Did the success of the Tuskegee Airmen end racism in the United States military?

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bullgatortail | High School Teacher | (Level 1) Distinguished Educator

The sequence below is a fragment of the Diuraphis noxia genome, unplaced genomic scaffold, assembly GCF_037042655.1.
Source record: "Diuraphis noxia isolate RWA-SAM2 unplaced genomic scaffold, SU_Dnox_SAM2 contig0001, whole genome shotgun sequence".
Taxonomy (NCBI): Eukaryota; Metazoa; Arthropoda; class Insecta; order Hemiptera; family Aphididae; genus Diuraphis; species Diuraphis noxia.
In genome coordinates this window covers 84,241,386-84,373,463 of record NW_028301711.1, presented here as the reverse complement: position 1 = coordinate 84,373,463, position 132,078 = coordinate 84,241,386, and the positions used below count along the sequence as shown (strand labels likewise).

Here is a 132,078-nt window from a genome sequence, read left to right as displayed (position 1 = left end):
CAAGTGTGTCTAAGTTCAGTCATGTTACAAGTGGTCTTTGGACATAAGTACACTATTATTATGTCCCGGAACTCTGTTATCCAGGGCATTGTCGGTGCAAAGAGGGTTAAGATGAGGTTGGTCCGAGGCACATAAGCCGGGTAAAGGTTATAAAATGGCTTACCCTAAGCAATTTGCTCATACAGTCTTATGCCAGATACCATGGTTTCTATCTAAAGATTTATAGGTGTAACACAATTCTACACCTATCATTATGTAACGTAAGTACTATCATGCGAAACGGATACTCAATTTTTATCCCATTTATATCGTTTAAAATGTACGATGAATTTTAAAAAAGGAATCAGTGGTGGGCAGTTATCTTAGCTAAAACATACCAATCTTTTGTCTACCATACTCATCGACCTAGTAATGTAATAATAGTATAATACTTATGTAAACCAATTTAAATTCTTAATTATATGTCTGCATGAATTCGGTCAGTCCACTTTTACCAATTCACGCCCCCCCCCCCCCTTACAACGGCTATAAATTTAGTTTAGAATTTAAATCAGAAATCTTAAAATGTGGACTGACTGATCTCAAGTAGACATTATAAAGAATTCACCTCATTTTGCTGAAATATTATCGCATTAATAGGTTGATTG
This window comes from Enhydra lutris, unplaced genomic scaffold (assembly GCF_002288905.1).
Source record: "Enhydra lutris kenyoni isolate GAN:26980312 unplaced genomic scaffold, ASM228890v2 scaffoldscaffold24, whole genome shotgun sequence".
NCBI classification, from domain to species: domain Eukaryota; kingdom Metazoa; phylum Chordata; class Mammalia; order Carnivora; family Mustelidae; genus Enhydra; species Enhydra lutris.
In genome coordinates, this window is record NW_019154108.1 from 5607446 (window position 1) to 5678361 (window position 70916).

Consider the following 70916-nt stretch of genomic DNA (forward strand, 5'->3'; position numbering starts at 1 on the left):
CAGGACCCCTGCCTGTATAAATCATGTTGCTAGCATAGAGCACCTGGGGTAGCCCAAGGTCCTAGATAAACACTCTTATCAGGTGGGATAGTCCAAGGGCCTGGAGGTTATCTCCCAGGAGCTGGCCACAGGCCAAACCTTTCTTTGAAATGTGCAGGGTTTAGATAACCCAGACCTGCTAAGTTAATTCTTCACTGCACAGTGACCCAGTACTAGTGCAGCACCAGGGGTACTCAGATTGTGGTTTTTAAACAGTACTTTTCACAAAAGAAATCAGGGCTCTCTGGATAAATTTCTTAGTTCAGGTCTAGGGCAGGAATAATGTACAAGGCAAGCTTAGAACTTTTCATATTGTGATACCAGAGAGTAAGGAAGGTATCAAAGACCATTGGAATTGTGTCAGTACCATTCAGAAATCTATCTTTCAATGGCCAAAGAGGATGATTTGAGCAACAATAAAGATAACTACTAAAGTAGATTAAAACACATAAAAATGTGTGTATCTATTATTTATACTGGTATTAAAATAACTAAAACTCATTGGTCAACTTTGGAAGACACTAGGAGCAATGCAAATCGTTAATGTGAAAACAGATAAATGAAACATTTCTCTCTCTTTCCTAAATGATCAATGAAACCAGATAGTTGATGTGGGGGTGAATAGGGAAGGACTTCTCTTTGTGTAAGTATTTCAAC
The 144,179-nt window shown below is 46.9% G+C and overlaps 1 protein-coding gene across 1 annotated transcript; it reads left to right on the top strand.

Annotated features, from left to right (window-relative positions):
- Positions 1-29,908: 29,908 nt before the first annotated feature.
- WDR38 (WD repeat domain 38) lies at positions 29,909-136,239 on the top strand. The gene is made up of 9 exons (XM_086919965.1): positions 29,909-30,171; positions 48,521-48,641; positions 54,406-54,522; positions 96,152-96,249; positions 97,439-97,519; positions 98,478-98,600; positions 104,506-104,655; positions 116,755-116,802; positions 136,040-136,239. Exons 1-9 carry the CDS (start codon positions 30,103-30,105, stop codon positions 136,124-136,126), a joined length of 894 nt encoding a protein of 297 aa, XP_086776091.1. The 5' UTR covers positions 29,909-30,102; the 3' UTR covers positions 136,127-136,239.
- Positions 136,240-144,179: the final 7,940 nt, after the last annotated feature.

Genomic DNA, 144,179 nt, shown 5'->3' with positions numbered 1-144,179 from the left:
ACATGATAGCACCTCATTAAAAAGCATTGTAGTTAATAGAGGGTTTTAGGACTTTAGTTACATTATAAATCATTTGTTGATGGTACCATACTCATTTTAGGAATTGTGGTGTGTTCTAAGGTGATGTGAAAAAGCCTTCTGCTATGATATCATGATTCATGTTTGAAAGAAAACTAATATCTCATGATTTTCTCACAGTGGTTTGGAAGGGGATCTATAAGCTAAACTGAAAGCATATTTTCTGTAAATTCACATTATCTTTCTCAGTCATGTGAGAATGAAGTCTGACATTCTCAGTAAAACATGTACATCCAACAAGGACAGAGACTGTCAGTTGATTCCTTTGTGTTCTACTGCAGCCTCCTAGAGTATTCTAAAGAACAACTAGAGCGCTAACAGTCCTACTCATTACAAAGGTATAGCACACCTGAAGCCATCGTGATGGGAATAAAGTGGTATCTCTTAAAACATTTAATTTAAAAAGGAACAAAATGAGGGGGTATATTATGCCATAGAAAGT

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I'm sure that you will still find instances of racism in the military even today, but the success of the Tuskegee Airmen certainly helped to end the racial divide that was found in the United States armed forces. African American units were still segregated from white units during World War II, and segregation continued after the war until 1948 when President Harry Truman signed his Executive Order 9981, outlawing segregative practices in the military. Blacks and whites would soon serve side-by-side during the Korean War beginning in 1950. The Tuskegee Airmen--more accurately, the 332nd Fighter Group and the 477th Bombardment Group of the U.S. Army Air Corps--faced racism and harrassment during and after the war, but their record as one of the top flying units helped to eliminate much of the problem. They were often requested as escorts by white bomber groups, and after the war, the 332nd won the All Air Force Gunnery Meet in Las Vegas in 1949. One of the unit's flyers, Daniel "Chappie" James, became the U. S. military's first-ever African American four-star general.


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